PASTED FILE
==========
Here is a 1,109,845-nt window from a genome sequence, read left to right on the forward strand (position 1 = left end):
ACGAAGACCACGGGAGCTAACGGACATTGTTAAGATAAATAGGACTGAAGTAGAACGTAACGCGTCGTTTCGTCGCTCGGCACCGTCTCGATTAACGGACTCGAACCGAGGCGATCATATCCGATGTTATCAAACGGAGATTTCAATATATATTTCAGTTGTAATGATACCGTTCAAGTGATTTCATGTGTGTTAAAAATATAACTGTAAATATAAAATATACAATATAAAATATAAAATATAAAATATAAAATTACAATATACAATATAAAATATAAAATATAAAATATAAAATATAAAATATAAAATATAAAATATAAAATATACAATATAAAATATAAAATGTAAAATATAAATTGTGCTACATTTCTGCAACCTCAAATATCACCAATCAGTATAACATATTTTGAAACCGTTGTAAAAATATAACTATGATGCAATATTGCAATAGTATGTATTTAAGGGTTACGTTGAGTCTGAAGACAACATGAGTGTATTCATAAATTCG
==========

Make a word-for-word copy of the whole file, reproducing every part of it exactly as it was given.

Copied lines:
Here is a 1,109,845-nt window from a genome sequence, read left to right on the forward strand (position 1 = left end):
ACGAAGACCACGGGAGCTAACGGACATTGTTAAGATAAATAGGACTGAAGTAGAACGTAACGCGTCGTTTCGTCGCTCGGCACCGTCTCGATTAACGGACTCGAACCGAGGCGATCATATCCGATGTTATCAAACGGAGATTTCAATATATATTTCAGTTGTAATGATACCGTTCAAGTGATTTCATGTGTGTTAAAAATATAACTGTAAATATAAAATATACAATATAAAATATAAAATATAAAATATAAAATTACAATATACAATATAAAATATAAAATATAAAATATAAAATATAAAATATAAAATATAAAATATAAAATATACAATATAAAATATAAAATGTAAAATATAAATTGTGCTACATTTCTGCAACCTCAAATATCACCAATCAGTATAACATATTTTGAAACCGTTGTAAAAATATAACTATGATGCAATATTGCAATAGTATGTATTTAAGGGTTACGTTGAGTCTGAAGACAACATGAGTGTATTCATAAATTCG